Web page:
With the development of magnetic tape in Germany in the 1940s, recorded sounds could be played back and manipulated after the performance. Multitrack tape recorders became available in the 1950s and artists such as Les Paul raised looping or overlaying of recorded material to a fine art. With the ability to record and erase, the need arose to listen to the material during the post-production process and the room became part of the audio chain. This led to the development of studios specifically dedicated to sound recording and playback.

Recording Process

The goal of recording and subsequent playback is to deliver an experience that accurately recreates the original performance. Although this is still the object of most recordings, some performances are never heard by an audience in their original form and exist only as electronic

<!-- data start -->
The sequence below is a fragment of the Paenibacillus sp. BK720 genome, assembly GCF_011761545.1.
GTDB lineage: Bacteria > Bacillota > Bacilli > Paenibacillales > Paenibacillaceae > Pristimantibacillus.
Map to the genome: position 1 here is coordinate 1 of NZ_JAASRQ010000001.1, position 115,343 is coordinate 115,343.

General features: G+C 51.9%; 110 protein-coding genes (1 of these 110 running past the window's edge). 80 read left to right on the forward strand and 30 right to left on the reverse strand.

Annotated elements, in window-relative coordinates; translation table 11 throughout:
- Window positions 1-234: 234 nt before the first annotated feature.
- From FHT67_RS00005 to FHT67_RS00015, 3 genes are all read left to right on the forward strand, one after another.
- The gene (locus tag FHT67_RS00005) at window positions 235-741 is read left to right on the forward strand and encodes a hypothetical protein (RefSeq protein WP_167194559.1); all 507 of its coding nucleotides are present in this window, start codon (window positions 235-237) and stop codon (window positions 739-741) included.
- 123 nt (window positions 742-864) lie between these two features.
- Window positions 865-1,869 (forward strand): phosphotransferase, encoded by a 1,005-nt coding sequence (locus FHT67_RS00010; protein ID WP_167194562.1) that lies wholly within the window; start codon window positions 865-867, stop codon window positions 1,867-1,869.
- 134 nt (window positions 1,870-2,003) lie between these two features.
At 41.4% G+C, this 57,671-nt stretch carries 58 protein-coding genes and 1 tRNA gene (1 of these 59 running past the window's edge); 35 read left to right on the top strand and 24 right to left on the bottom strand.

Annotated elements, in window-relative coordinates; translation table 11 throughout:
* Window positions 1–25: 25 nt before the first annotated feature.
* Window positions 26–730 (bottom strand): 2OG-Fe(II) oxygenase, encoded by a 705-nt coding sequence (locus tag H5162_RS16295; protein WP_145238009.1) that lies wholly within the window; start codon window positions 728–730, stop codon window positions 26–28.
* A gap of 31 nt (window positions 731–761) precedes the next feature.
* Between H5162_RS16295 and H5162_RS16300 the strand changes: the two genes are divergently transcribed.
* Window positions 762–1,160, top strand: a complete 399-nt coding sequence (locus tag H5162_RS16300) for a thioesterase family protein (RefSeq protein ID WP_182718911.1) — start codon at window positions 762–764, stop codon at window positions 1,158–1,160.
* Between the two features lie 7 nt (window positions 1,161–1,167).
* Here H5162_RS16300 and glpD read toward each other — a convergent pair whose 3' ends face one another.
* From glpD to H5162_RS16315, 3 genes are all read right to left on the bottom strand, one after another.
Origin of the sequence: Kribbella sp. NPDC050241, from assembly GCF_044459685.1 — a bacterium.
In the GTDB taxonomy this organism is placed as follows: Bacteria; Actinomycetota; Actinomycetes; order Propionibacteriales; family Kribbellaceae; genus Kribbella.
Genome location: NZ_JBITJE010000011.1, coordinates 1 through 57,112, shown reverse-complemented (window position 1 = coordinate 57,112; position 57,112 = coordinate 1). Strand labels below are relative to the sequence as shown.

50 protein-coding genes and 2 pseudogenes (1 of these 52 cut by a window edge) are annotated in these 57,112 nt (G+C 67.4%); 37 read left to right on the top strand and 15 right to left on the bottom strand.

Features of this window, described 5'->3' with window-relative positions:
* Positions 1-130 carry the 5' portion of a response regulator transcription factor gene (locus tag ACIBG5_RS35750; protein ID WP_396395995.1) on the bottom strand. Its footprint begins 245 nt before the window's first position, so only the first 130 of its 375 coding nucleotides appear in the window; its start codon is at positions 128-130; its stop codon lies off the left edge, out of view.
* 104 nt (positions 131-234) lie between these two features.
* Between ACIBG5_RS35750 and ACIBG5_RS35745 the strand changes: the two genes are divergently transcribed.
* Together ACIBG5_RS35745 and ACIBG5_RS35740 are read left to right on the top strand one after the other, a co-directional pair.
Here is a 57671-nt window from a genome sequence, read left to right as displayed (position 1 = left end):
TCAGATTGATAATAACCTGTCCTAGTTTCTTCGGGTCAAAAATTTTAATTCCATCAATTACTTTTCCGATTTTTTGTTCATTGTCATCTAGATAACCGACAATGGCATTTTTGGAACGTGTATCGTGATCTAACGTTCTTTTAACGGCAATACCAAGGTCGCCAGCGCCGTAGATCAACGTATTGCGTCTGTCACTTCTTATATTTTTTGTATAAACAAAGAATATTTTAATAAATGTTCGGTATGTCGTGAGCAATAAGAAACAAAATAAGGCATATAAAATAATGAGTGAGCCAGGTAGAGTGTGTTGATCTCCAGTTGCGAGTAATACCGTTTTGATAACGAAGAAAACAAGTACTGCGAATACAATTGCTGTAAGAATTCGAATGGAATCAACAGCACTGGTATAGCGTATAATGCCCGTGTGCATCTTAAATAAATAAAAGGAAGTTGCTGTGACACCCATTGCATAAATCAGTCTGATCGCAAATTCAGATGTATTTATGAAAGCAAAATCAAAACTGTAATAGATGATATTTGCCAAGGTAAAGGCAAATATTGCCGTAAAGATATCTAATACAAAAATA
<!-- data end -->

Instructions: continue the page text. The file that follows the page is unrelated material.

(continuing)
Figure 21.1 Types of Sound Studios

Figure 21.1 Types of Sound Studios

signals. Their sole interaction with the architectural environment comes on playback in a listening room, and even this can be bypassed through the use of headphones. Most commercial recordings of music are done in rooms designed specifically for that purpose, carefully crafted to contribute positively to the process. Recording studios vary with the type of music; a simplified overview is given in Fig. 21.1.

In the simplest case, the performance and the recording both take place in one room. An instrument, such as a keyboard, is used to create the sounds that are monitored, either on loudspeakers or headphones, and recorded through a small mixing console by a storage device. In this example the recorded sound never passes through a microphone and its only interaction with a room is during monitoring.